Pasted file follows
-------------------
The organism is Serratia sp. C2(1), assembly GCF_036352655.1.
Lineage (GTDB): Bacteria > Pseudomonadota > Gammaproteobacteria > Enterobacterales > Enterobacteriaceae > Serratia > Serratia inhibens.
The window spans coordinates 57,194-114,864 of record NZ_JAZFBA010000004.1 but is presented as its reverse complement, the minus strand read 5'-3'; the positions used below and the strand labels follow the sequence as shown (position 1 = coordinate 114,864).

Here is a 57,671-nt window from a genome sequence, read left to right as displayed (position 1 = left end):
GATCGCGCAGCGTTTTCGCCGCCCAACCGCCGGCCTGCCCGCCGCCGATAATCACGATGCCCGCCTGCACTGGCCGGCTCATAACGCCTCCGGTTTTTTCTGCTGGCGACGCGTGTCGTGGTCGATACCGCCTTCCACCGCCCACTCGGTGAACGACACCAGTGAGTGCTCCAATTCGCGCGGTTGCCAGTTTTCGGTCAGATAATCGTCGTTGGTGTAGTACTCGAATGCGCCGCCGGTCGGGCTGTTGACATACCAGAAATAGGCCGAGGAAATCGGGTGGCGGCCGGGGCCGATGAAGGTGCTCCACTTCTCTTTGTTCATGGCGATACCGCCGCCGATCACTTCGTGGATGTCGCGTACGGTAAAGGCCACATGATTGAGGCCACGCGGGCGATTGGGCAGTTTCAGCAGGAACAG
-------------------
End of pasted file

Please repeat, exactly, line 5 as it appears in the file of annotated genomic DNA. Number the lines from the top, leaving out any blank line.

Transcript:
GATCGCGCAGCGTTTTCGCCGCCCAACCGCCGGCCTGCCCGCCGCCGATAATCACGATGCCCGCCTGCACTGGCCGGCTCATAACGCCTCCGGTTTTTTCTGCTGGCGACGCGTGTCGTGGTCGATACCGCCTTCCACCGCCCACTCGGTGAACGACACCAGTGAGTGCTCCAATTCGCGCGGTTGCCAGTTTTCGGTCAGATAATCGTCGTTGGTGTAGTACTCGAATGCGCCGCCGGTCGGGCTGTTGACATACCAGAAATAGGCCGAGGAAATCGGGTGGCGGCCGGGGCCGATGAAGGTGCTCCACTTCTCTTTGTTCATGGCGATACCGCCGCCGATCACTTCGTGGATGTCGCGTACGGTAAAGGCCACATGATTGAGGCCACGCGGGCGATTGGGCAGTTTCAGCAGGAACAG